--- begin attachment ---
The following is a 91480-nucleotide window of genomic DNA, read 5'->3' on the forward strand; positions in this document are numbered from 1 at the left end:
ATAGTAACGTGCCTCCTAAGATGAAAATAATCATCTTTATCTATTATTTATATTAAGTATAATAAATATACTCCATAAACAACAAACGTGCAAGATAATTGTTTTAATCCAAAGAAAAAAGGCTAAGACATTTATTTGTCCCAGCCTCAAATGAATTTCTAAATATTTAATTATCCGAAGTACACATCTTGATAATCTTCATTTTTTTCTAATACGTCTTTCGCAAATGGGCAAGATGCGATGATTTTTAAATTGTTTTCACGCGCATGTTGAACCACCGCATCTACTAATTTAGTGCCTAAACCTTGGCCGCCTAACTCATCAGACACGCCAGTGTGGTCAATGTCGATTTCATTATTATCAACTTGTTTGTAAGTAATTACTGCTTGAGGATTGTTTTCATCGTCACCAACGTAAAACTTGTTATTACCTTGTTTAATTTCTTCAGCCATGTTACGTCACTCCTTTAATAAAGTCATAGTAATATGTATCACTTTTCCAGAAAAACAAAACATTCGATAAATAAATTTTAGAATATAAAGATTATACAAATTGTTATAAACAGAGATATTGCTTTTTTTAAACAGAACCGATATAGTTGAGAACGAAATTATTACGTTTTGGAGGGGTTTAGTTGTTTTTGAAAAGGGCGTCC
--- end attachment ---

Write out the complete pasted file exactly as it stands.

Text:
The following is a 91480-nucleotide window of genomic DNA, read 5'->3' on the forward strand; positions in this document are numbered from 1 at the left end:
ATAGTAACGTGCCTCCTAAGATGAAAATAATCATCTTTATCTATTATTTATATTAAGTATAATAAATATACTCCATAAACAACAAACGTGCAAGATAATTGTTTTAATCCAAAGAAAAAAGGCTAAGACATTTATTTGTCCCAGCCTCAAATGAATTTCTAAATATTTAATTATCCGAAGTACACATCTTGATAATCTTCATTTTTTTCTAATACGTCTTTCGCAAATGGGCAAGATGCGATGATTTTTAAATTGTTTTCACGCGCATGTTGAACCACCGCATCTACTAATTTAGTGCCTAAACCTTGGCCGCCTAACTCATCAGACACGCCAGTGTGGTCAATGTCGATTTCATTATTATCAACTTGTTTGTAAGTAATTACTGCTTGAGGATTGTTTTCATCGTCACCAACGTAAAACTTGTTATTACCTTGTTTAATTTCTTCAGCCATGTTACGTCACTCCTTTAATAAAGTCATAGTAATATGTATCACTTTTCCAGAAAAACAAAACATTCGATAAATAAATTTTAGAATATAAAGATTATACAAATTGTTATAAACAGAGATATTGCTTTTTTTAAACAGAACCGATATAGTTGAGAACGAAATTATTACGTTTTGGAGGGGTTTAGTTGTTTTTGAAAAGGGCGTCC